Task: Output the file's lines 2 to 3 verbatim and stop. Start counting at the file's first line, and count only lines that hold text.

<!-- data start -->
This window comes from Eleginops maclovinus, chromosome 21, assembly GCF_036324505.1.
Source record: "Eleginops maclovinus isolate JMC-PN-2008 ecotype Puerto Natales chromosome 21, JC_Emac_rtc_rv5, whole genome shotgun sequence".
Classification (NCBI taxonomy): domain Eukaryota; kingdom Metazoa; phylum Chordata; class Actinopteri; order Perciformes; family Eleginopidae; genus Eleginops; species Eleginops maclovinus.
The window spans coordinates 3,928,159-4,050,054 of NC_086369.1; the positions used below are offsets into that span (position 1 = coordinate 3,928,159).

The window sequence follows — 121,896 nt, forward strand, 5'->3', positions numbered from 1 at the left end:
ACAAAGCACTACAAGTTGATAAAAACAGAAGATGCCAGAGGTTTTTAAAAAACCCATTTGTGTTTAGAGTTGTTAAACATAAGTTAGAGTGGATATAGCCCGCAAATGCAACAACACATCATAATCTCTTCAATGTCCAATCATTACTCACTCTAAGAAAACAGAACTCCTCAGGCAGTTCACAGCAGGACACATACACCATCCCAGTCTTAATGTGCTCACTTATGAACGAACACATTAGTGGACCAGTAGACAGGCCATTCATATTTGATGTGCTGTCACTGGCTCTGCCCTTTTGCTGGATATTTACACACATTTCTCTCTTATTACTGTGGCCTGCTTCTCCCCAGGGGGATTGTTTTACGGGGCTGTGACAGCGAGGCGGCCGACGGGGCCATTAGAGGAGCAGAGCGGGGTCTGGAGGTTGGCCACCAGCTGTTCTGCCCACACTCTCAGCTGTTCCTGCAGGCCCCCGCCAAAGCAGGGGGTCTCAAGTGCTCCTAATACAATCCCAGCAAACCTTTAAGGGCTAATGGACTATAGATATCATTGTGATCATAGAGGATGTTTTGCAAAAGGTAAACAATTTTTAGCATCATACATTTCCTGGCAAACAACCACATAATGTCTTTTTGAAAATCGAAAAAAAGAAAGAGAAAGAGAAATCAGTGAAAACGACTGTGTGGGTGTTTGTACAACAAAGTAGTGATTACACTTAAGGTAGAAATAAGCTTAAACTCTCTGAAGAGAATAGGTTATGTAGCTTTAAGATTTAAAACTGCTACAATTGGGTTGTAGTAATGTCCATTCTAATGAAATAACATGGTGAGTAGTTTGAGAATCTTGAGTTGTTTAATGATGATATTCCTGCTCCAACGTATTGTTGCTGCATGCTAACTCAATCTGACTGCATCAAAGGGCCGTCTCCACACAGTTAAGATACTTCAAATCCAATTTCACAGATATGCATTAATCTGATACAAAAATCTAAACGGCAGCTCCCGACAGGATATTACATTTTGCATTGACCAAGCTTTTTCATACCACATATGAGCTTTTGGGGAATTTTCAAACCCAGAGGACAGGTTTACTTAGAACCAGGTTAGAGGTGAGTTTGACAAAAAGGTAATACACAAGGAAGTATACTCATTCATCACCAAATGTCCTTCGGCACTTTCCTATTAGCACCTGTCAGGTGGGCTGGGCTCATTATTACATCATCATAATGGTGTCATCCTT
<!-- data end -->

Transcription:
Source record: "Eleginops maclovinus isolate JMC-PN-2008 ecotype Puerto Natales chromosome 21, JC_Emac_rtc_rv5, whole genome shotgun sequence".
Classification (NCBI taxonomy): domain Eukaryota; kingdom Metazoa; phylum Chordata; class Actinopteri; order Perciformes; family Eleginopidae; genus Eleginops; species Eleginops maclovinus.